Home » Jacobs wins multiple spots on new UK fusion energy framework

Jacobs wins multiple spots on new UK fusion energy framework

by Sion Geschwindt
Jacobs wins multiple spots on new UK fusion energy framework

Dallas-based engineering firm Jacobs has been awarded a contract to support the UK’s fusion energy research program.

The UK Atomic Energy Authority (UKAEA) has appointed the company on all lots of its new Plant Maintenance and Operational Support Services (PMOSS) framework.

Subject to competition under the framework, Jacobs’ project delivery professionals will be embedded in client teams at UKAEA, to work on some of the world’s most cutting edge research into machine design, robotics, materials science and fusion fuel.

Karen Wiemelt, Jacobs Energy Security and Technology senior vice president, said: “Assisting UKAEA to realise the enormous potential of fusion for generating safe, sustainable and low-carbon electricity delivers on our commitment to a clean energy future.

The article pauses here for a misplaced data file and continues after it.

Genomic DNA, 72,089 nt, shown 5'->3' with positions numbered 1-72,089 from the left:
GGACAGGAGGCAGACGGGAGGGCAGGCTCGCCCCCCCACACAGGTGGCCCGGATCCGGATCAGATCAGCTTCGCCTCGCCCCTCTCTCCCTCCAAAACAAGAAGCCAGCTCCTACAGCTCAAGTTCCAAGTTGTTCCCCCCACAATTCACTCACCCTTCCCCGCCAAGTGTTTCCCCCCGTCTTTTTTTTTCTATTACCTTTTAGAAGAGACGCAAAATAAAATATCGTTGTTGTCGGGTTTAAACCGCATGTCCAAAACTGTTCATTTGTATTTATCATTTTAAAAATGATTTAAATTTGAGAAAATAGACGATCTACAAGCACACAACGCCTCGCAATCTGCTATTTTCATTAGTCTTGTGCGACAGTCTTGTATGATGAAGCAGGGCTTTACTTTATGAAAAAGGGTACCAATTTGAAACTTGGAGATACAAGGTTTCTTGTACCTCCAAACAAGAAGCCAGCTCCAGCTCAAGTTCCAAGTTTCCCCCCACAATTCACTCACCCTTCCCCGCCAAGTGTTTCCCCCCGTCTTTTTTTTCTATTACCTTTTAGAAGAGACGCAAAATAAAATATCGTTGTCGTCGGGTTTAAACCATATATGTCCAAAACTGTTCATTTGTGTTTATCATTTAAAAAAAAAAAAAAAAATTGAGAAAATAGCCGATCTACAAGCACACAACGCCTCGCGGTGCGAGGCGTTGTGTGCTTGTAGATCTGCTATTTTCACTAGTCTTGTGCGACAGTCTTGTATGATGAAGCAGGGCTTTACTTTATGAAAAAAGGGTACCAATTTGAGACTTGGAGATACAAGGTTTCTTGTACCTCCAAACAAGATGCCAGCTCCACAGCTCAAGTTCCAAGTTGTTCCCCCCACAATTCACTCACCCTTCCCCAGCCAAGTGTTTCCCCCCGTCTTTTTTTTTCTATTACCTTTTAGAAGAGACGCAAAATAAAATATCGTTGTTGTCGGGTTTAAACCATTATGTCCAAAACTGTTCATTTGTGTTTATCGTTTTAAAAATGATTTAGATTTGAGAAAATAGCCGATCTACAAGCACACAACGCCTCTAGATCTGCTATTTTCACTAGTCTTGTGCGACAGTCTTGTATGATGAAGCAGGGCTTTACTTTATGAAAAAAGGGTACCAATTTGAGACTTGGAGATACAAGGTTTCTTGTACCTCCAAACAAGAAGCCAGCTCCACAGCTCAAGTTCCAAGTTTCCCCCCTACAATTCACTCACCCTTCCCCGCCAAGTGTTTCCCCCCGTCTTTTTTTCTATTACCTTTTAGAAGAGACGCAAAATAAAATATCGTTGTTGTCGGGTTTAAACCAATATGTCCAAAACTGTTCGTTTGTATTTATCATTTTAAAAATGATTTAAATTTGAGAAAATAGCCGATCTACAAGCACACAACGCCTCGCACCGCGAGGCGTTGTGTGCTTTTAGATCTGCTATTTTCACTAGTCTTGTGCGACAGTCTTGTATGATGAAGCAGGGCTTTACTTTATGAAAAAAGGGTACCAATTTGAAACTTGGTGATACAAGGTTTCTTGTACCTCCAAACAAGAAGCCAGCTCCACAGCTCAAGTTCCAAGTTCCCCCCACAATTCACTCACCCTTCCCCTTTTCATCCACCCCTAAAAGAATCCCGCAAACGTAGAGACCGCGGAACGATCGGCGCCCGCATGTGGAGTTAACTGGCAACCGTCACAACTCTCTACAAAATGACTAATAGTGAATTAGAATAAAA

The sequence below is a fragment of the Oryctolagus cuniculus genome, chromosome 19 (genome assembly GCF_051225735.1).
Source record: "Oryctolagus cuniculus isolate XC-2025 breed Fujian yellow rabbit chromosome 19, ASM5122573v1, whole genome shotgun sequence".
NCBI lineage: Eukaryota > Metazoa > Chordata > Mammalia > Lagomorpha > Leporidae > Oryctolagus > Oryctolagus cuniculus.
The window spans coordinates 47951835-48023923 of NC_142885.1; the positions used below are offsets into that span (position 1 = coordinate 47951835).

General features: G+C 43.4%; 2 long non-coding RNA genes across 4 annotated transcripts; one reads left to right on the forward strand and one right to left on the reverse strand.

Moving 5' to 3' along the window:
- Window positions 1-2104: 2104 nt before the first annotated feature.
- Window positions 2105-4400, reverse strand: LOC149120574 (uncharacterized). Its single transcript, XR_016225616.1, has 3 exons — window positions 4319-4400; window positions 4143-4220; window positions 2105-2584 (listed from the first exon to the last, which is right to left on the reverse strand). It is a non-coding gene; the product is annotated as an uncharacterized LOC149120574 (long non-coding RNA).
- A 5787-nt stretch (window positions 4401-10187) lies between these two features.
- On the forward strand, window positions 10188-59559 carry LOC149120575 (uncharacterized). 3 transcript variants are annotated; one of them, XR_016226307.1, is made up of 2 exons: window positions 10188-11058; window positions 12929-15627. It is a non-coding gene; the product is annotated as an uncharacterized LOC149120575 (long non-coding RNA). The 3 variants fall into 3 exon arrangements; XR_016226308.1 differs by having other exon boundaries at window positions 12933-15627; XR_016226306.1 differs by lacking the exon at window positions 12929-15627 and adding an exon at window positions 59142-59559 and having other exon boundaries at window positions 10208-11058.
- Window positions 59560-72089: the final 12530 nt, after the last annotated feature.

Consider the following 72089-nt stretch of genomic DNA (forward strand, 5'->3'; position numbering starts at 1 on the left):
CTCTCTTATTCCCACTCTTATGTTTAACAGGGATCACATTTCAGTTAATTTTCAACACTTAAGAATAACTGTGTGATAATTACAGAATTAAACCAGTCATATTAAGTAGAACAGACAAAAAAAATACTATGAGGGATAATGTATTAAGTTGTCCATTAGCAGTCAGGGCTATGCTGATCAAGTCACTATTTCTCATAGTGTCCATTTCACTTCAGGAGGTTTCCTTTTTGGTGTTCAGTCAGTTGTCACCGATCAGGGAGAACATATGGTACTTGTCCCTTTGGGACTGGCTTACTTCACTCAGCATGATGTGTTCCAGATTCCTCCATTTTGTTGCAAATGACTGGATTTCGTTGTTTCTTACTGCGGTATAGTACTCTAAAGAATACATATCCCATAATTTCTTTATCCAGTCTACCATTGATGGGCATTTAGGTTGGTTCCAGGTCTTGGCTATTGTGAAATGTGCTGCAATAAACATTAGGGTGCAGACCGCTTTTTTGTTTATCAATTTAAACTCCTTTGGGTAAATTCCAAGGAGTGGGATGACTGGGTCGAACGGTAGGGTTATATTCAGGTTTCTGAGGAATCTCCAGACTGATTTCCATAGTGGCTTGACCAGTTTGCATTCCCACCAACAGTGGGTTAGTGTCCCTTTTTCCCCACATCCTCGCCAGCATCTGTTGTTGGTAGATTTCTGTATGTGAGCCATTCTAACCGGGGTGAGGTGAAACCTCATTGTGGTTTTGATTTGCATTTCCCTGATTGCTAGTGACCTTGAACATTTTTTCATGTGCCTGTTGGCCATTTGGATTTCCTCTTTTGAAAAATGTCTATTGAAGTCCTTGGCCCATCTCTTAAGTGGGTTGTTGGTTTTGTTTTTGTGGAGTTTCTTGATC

“Fusion power would be a new source of safe, non-carbon emitting and almost limitless energy, which makes this endeavour one of the keys to creating a more connected, sustainable world.”

UKAEA Chief Technology Officer, Tim Bestwick, said: “Delivering fusion energy is a quest – one of the biggest scientific and engineering challenges of them all, but the rewards will be enormous.

“Putting fusion electricity on the grid has the potential to provide ‘baseload’ power, complementing renewable and other low carbon energy sources as a share of many countries’ energy portfolios.”

The PMOSS framework focuses on key UKAEA-led programs, including the Tritium Advanced Technology (H3AT) facility, which will open at UKAEA next year, aimed at to exploring fuel storage, breeding and recovery techniques for future fusion power plants.

Jacobs’ specialists will also be available to support other UKAEA facilities, such as Remote Applications in Challenging Environments (RACE), which tests and designs robotic and remote solutions; the Material Research Facility (MRF), which researches specialist materials that can withstand extreme conditions; and Fusion Technology Facility (FTF) at Culham and in Rotherham, which will test fusion components in realistic conditions.

Image credit: hallowhalls/Shutterstock

Read next: UKAEA preps tender for £20bn fusion reactor job

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